How to Help the Survivors of Hurricane Sandy

Recovery and cleanup in the wake of Hurricane Sandy has now started along much of the East Coast. As survivors of the storm begin to deal with the aftermath of the giant storm, people across the country are asking what they can do to offer aid to their fellow Americans, and the federal governent remains committed to providing all available resources to support affected areas, as directed by President Obama.

We've put together this page to help you find the information you're looking for, whether you want to get help, or get involved in the recovery process.

Help Others+

FEMA offers this list of suggestions for people who want to help storm survivors and affected areas:

  • Cash is the most efficient method of donating. Cash offers voluntary agencies the most flexibility in obtaining the most-needed resources and pumps money into the local economy to help businesses recover. Remember, unsolicited donated goods such as used clothing, miscellaneous household items, and mixed or perishable foodstuffs require helping agencies to redirect valuable resources away from providing services to sort, package, transport, warehouse, and distribute items that may not meet the needs of disaster survivors.
  • At the national level, many voluntary-, faith- and community-based organizations are active in disasters, and are trusted ways to donate to disaster survivors. In addition to the national members, each state has its own list of voluntary organizations active in disasters. If you’d like to donate or volunteer to assist those affected by Sandy, these organizations are the best place to start.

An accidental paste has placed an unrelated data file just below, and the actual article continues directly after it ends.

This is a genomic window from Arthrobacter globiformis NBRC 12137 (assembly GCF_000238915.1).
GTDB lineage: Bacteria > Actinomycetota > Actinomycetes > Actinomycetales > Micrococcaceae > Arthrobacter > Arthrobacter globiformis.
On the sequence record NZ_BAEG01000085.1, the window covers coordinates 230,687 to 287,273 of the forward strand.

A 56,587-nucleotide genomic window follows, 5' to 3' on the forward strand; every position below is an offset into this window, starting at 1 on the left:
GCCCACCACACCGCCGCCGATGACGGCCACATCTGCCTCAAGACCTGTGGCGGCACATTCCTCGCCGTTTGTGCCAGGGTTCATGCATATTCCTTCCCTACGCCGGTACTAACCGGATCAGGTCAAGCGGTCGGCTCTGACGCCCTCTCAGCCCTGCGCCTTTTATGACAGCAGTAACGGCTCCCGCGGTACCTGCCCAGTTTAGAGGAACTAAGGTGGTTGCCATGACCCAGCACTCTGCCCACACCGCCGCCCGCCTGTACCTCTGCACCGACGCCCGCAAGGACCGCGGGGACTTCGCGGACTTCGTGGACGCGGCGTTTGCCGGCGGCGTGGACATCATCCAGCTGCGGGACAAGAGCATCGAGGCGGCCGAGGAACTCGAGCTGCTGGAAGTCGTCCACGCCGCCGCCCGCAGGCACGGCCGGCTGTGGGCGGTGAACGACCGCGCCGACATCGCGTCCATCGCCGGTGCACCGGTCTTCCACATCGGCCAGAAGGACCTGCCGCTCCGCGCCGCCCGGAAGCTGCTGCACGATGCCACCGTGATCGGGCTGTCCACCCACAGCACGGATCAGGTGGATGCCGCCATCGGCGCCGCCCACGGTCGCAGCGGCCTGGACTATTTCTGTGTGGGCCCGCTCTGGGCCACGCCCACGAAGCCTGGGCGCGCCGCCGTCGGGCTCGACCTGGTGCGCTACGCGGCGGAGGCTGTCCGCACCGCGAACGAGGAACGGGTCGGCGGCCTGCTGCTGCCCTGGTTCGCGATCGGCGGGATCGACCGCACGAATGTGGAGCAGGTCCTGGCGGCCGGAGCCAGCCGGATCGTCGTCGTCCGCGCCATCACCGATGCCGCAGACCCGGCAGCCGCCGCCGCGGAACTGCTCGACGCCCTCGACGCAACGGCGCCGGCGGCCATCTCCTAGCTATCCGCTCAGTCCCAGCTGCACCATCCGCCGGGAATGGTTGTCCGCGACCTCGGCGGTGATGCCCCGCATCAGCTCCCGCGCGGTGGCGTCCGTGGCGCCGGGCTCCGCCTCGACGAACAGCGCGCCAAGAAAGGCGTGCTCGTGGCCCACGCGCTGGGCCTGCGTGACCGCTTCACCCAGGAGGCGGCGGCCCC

• Give blood. Numerous blood drives have been canceled as a result of the storm and the Red Cross has a need for blood donations. To schedule a blood donation or for more information about giving blood or platelets, visit redcrossblood.org or call 1-800-RED CROSS (1-800-733-2767).
  • Affiliate with existing non-profit organizations before coming to the disaster area. Immediately following a disaster, a community can become easily overwhelmed by the amount of generous people who want to help. Contacting and affiliating with an established organization will help to ensure that you are appropriately trained to respond in the most effective way.
  • Be safe. Do not self deploy until a need has been identified and the local community impacted has requested support. Wait until it is safe to travel to volunteer sites and opportunities have been identified. Once assigned a position, make sure you have been given an assignment and are wearing proper safety gear for the task.
  • Be patient.  Recovery lasts a lot longer than the media attention. There will be volunteer needs for many months, often years, after the disaster - especially when the community enters the long-term recovery period.

For more, check out this volunteering resource page from FEMA.

Get Help+

If you live in an area affected by the storm, there are a number of resources available to help you get the recovery assistance you need.

Safety is a primary issue when you're recovering from a disaster. Follow these tips to help ensure your safety and cope with the disaster. If you aren't able to return home, states, tribes, localities, and the Red Cross continue to operate emergency shelters along the East Coast. Here's how to find shelter:

  • Monitor conditions in your area; find shelter; and let others know you are safe, with the Red Cross Hurricane App.
  • Download the FEMA app to find a map with open shelters and open FEMA Disaster Recovery Centers.
  • Call the Red Cross at 1-800-RED-CROSS (1-800-733-2767).
  • Search for shelters via text message: text: SHELTER and your ZIP code to 43362 (4FEMA). For example: Shelter 01234 (standard rates apply).

Resources+

 

 
President Obama Meets with Damien and Glenda Moore

President Barack Obama meets privately with Damien and Glenda Moore at a FEMA Disaster Recovery Center tent in Staten Island, N.Y., Nov. 15, 2012. The Moore’s two small children, Brandon and Connor, died after being swept away during Hurricane Sandy. (Official White House Photo by Pete Souza)

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